In a Zoom webinar on Tuesday, September 22, at 7:00 pm, Dr. Ed Stanley, Associate Scientist and Director of the Digital Discovery and Dissemination Lab at the Florida Museum of Natural History, discusses the CT scans of reptiles, mammals, and fossils currently on display in the Bruce Museum science exhibition Under the Skin. The virtual program is free for Museum members; $10 non-members. To participate, or to join the Museum as a member, visit this page at brucemuseum.org or call 203-869-0376.
“Natural history collections serve a critical role for scientists wanting to study patterns and changes of biodiversity, though access to these important resources has, historically, been limited,” says Dr. Stanley. “New digitization efforts are providing novel opportunities for researchers and democratizing access to specimens for scientists, educators, and the general public.”
“This virtual talk will use examples from cretaceous amphibians, armored lizards, and burrowing frogs, showcased so wonderfully in the Bruce Museum’s Under the Skin exhibition, to discuss how scanning museum specimens with computerized tomography (CT) to create cross-sectional images is facilitating exciting new research and educational initiatives,” Stanley says.
On view at the Bruce Museum in Greenwich, CT, through November 29, 2020, Under the Skin samples images made possible by a remarkable array of technologies—CT scanning, infrared cameras, scanning electron microscopes, and more—that allow scientists to visualize the marvels of evolution that lie below the surface. All of the images presented in the exhibition were captured in the past five years, thus representing the cutting edge of modern imaging. Many showcase amazing discoveries that were undreamt of just a decade ago. Natural history specimens from the Bruce Museum and on loan from other collections complement each image and reinforce the role of museums as stewards of natural history.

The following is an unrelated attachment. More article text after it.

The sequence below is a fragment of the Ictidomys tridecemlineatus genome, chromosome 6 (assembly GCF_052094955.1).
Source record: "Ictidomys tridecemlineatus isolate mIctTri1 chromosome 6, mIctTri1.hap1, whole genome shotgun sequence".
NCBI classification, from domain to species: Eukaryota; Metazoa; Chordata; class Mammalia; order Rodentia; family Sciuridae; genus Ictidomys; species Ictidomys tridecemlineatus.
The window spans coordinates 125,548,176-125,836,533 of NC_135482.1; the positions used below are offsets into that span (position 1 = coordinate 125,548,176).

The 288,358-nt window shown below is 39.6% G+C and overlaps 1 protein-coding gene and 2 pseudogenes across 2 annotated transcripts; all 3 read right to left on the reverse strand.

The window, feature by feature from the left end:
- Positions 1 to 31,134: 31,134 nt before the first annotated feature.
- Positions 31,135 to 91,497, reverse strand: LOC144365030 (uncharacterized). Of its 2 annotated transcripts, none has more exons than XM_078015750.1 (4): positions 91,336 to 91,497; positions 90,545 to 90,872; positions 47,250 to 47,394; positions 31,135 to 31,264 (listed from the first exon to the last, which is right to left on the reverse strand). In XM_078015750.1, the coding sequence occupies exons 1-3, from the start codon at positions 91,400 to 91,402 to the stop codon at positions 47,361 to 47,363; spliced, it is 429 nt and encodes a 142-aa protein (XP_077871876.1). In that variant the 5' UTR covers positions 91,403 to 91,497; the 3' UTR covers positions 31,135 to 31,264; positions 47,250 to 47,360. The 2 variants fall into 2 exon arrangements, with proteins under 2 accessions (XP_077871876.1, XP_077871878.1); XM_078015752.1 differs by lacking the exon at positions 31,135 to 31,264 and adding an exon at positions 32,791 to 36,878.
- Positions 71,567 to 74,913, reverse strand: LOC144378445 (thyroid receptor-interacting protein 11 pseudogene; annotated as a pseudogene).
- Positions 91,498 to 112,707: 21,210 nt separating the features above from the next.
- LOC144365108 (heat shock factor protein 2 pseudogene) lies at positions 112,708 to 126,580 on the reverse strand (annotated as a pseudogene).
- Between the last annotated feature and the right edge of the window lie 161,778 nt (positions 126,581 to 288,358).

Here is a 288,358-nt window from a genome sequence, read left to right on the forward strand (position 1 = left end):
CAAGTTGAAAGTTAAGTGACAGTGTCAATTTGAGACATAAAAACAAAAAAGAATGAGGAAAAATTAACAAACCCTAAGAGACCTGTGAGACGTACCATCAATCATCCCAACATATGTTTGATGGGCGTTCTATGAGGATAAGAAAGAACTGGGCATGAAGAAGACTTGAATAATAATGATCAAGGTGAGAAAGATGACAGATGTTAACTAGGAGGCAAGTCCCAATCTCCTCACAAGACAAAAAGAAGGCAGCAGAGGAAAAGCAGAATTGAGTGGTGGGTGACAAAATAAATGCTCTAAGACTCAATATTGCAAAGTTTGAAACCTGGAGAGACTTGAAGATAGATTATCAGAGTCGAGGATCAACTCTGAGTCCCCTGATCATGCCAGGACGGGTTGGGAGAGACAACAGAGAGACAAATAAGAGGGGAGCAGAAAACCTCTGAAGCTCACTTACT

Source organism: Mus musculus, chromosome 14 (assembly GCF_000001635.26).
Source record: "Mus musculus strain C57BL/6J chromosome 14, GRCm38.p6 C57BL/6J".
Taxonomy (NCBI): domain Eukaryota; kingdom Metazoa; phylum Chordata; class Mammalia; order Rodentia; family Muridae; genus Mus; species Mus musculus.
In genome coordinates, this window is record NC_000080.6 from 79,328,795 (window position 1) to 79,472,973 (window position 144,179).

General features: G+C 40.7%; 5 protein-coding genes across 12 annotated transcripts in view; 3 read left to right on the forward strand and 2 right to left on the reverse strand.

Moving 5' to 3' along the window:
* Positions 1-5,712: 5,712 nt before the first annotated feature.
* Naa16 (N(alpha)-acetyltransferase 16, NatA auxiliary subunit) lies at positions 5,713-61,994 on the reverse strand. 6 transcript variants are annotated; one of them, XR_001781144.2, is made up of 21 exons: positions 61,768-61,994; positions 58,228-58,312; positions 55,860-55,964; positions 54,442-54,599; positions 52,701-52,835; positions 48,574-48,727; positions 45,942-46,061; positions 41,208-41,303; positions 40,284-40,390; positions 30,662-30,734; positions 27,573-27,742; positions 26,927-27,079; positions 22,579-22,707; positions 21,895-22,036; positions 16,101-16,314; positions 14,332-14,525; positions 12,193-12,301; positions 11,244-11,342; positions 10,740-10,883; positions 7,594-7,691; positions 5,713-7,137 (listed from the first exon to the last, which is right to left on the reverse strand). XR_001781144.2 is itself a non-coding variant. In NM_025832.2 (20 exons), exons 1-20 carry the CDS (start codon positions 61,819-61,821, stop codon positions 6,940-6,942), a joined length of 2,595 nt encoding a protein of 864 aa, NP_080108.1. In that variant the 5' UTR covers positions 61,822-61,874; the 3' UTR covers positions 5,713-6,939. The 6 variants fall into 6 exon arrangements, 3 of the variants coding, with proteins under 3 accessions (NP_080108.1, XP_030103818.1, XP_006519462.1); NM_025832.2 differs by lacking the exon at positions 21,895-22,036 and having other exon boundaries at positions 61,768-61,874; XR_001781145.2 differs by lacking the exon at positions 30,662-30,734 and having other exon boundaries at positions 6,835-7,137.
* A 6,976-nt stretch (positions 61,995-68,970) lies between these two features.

Visitors will learn how we can peer into the inner ear of a frog smaller than a pistachio, count the unborn babies inside a pregnant tiger shark, and reveal the age of a 10-ton dinosaur from microscopic structures in its bones. Exploring the relationship between light and nature, visitors will discover that flying squirrels can glow a fluorescent pink, pelican pouches burst into color in infrared, and macaroni penguins have invented their own special brand of the color yellow.
“Nature is full of beauty, at scales great and small,” says Curator of Science Dr. Daniel Ksepka, organizer of the exhibition. “Under the Skin highlights a dozen recent discoveries through a combination of remarkable imagery and real biological specimens. While each represents a research breakthrough, these striking and in many cases prize-winning images can rightfully be considered art in their own right.”
The Bruce Museum is grateful for exhibition support from a Committee of Honor Co-Chaired by Sue Baker, Ingrid Delson, Lisette Henrey, Gale and Bob Lawrence, and Dr. Kim Nichols. Additional support for Bruce Museum exhibitions is generously provided by the 2019-20 Bruce Museum Council, Charles M. and Deborah G. Royce Exhibition Fund, the Connecticut Office of the Arts, and Sylvia and Leonard Marx, Jr.
View the objects and visualizations displayed in the physical exhibition, along with bonus content and links to help explore more deeply, by taking a virtual tour of the exhibition: https://www.undertheskinexhibition.com/.
More reasons to join the Bruce Museum or renew your membership include:
- Two months free membership with the promo code EXTEND2020
- Free Bruce Experiences programs and discounted Bruce Presents programs.
- Reciprocal admission to many other museums through FWMA and ASTC, and more.